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Genetic and environmental covariation between autistic traits and behavioral problems

Hoekstra, Rosa A.; Bartels, Meike; Hudziak, James J.; Van Beijsterveldt, Toos C. E. M. and Boomsma, Dorret I. (2007). Genetic and environmental covariation between autistic traits and behavioral problems. Twin Research and Human Genetics, 10(6) pp. 853–860.

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Abstract

Objective: To examine the overlap between autistic traits and other behavioral problems in a general population sample, and explore the extent to which this overlap is due to genetic or environmental factors. Method: Youth Self Report (YSR) data were collected in a general population sample of 424 twin pairs at 18 years of age, and their non twin siblings. In 197 of these twin families, self-report ratings on the Autism-spectrum Quotient (AQ) were collected. Results: Stepwise backward regression analyses revealed that of all 8 YSR syndrome scales, the Withdrawn Behavior (WB) and Social Problems (SOC) scale were the most important predictors of AQ scores, and together with sex, explained 23% of the variance in AQ scores. Genetic structural equation modeling showed that the overlap between AQ and WB and SOC was mainly due to genetic effects. About half of the genetic variance in AQ scores was specific to the AQ, with the remaining half shared with genetic variance in WB and SOC. Conclusions: Endorsement of autistic traits in a general population sample is associated with social and withdrawn behavioral problems and these problems partly share a common genetic etiology with autistic traits. However, most of the variance in AQ scores remains unexplained by YSR scores, and half of the genetic variance in AQ is unshared with WB and SOC. These results indicate that autistic traits have specific characteristics that are substantially genetically independent from other common but related behavioral domains such as social problems and withdrawn behavior.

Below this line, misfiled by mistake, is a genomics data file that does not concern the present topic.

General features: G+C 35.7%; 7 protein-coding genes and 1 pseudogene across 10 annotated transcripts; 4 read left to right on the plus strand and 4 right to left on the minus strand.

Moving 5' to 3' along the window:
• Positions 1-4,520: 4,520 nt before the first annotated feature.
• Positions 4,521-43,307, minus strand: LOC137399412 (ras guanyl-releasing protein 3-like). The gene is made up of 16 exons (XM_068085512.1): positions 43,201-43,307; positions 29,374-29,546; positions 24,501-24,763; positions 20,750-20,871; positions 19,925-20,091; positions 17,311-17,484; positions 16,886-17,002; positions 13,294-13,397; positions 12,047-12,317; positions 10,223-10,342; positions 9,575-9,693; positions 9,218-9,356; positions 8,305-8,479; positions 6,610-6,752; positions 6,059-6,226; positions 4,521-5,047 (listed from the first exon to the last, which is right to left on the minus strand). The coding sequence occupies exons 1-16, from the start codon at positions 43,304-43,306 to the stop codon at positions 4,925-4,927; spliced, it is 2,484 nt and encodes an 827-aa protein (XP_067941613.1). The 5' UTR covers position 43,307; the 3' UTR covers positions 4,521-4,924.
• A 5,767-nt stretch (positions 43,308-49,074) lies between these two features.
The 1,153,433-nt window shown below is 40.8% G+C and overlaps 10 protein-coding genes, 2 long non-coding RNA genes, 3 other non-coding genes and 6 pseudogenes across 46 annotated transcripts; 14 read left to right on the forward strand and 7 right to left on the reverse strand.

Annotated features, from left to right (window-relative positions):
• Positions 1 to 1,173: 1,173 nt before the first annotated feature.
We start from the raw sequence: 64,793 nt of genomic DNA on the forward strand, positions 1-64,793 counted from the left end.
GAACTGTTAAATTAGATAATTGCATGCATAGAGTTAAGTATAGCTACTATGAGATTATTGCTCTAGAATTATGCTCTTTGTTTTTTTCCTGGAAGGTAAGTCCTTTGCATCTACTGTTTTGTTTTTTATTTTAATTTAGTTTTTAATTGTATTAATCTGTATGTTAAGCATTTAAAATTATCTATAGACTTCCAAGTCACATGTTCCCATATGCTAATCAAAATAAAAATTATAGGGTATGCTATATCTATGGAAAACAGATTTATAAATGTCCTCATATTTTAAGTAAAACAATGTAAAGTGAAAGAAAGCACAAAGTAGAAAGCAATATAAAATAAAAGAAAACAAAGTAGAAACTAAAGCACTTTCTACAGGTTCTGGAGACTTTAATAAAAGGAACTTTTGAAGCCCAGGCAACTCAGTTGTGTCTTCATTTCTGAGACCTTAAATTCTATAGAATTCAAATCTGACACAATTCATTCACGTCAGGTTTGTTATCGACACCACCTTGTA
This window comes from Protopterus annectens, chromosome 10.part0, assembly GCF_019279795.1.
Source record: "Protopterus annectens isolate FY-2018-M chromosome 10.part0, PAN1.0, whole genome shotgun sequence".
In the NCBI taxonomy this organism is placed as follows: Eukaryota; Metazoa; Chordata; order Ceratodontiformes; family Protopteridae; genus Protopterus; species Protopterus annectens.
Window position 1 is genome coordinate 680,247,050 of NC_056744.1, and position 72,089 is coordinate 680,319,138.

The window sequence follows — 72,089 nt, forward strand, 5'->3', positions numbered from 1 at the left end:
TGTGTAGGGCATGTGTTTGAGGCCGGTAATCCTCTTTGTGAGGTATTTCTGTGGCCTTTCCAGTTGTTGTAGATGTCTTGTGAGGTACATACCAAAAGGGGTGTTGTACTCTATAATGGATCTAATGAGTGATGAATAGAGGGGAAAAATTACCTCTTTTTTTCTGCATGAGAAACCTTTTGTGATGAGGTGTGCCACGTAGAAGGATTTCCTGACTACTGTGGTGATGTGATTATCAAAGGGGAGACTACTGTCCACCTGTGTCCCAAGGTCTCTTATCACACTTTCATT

Item Type: Journal Article
ISSN: 1832-4274
Academic Unit/Department: Faculty of Science, Technology, Engineering and Mathematics (STEM) > Life, Health and Chemical Sciences
Faculty of Science, Technology, Engineering and Mathematics (STEM)
Interdisciplinary Research Centre: Biomedical Research Network (BRN)
Item ID: 16158
Depositing User: Rosa Hoekstra
Date Deposited: 06 May 2009 09:26
Last Modified: 08 Oct 2016 01:45
URI: http://oro.open.ac.uk/id/eprint/16158
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